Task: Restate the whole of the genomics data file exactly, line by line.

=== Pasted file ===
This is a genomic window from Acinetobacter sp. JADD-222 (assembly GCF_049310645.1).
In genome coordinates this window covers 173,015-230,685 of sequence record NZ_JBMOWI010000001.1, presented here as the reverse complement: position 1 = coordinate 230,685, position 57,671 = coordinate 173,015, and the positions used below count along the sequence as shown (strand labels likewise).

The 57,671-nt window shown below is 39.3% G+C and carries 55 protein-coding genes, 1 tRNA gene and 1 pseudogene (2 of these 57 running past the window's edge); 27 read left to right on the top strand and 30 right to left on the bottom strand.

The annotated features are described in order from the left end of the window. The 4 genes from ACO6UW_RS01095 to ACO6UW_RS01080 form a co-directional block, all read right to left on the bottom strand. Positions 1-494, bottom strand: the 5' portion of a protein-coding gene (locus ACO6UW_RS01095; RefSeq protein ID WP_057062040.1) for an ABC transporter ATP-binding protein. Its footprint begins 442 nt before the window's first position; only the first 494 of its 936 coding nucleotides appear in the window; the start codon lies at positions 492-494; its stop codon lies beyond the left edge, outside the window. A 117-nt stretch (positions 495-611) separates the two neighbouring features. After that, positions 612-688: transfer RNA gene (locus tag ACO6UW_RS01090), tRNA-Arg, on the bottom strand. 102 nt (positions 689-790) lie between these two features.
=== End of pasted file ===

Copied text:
This is a genomic window from Acinetobacter sp. JADD-222 (assembly GCF_049310645.1).
In genome coordinates this window covers 173,015-230,685 of sequence record NZ_JBMOWI010000001.1, presented here as the reverse complement: position 1 = coordinate 230,685, position 57,671 = coordinate 173,015, and the positions used below count along the sequence as shown (strand labels likewise).

The 57,671-nt window shown below is 39.3% G+C and carries 55 protein-coding genes, 1 tRNA gene and 1 pseudogene (2 of these 57 running past the window's edge); 27 read left to right on the top strand and 30 right to left on the bottom strand.

The annotated features are described in order from the left end of the window. The 4 genes from ACO6UW_RS01095 to ACO6UW_RS01080 form a co-directional block, all read right to left on the bottom strand. Positions 1-494, bottom strand: the 5' portion of a protein-coding gene (locus ACO6UW_RS01095; RefSeq protein ID WP_057062040.1) for an ABC transporter ATP-binding protein. Its footprint begins 442 nt before the window's first position; only the first 494 of its 936 coding nucleotides appear in the window; the start codon lies at positions 492-494; its stop codon lies beyond the left edge, outside the window. A 117-nt stretch (positions 495-611) separates the two neighbouring features. After that, positions 612-688: transfer RNA gene (locus tag ACO6UW_RS01090), tRNA-Arg, on the bottom strand. 102 nt (positions 689-790) lie between these two features.